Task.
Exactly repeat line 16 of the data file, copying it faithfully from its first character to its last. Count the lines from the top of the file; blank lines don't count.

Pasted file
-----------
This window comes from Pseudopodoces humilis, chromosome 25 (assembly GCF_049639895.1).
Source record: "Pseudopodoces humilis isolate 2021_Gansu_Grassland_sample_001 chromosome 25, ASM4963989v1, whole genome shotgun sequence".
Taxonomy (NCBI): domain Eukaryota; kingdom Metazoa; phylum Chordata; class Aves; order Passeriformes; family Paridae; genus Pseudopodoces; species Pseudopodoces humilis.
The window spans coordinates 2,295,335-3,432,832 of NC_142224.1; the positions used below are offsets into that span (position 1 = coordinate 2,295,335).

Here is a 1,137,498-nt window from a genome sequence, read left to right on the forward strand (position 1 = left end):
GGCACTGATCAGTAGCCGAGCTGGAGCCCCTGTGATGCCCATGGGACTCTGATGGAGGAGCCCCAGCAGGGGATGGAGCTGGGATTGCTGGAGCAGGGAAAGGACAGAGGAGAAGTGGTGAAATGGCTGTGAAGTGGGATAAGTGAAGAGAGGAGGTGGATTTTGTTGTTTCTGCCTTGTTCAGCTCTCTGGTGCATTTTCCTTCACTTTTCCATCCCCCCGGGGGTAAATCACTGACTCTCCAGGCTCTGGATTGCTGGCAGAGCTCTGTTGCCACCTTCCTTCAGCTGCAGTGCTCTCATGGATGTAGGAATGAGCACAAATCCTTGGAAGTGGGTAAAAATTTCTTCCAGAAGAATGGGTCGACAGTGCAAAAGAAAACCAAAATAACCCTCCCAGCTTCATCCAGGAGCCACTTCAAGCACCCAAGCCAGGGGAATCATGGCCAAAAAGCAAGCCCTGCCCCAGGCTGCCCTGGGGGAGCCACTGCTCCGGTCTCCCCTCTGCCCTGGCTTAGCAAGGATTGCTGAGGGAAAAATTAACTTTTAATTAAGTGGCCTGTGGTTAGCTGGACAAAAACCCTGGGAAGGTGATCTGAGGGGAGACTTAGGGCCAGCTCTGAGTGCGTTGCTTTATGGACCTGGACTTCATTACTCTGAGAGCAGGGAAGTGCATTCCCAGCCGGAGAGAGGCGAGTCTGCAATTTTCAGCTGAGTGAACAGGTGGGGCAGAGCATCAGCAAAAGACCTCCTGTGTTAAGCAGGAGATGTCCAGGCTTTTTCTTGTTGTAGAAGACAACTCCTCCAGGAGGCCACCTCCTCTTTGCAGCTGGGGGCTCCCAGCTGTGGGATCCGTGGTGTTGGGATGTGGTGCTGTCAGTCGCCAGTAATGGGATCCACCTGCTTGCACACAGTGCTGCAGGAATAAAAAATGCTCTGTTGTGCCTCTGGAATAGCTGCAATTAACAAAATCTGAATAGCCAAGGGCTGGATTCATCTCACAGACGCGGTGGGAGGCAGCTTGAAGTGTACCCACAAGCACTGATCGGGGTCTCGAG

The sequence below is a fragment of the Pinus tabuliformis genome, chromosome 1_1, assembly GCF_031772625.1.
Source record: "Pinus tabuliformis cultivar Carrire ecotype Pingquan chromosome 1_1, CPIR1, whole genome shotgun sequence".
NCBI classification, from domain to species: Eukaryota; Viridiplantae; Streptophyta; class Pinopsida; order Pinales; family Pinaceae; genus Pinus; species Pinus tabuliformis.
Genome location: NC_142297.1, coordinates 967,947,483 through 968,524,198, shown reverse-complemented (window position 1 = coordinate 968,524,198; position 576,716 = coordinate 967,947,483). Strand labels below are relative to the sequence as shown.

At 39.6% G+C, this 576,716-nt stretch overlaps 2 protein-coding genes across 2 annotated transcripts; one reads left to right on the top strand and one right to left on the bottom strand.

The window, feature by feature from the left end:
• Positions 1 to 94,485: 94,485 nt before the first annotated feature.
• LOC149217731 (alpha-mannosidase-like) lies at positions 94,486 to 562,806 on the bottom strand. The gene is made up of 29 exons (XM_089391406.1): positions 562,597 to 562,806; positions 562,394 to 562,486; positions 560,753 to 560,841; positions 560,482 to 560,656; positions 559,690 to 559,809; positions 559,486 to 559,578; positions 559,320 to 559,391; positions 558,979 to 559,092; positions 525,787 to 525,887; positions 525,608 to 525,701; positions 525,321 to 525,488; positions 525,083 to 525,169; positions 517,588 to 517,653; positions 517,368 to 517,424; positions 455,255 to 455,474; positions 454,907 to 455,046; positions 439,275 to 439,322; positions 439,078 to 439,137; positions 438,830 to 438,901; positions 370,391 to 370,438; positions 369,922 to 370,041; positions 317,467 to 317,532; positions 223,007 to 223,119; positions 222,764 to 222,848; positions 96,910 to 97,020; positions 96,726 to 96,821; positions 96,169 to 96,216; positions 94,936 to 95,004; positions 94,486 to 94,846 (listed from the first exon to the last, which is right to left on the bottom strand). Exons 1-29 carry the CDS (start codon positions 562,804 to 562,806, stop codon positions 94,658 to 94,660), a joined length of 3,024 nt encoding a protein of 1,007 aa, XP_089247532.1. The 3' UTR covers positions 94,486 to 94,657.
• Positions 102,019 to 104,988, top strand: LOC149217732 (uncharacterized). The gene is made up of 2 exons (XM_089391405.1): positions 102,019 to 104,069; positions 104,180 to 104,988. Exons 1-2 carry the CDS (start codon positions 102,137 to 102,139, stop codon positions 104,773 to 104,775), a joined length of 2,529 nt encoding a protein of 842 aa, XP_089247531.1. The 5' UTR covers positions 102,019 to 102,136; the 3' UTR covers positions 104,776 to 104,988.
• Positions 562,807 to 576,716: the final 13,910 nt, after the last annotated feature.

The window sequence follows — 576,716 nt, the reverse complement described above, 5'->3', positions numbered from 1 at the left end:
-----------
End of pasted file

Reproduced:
• Positions 562,807 to 576,716: the final 13,910 nt, after the last annotated feature.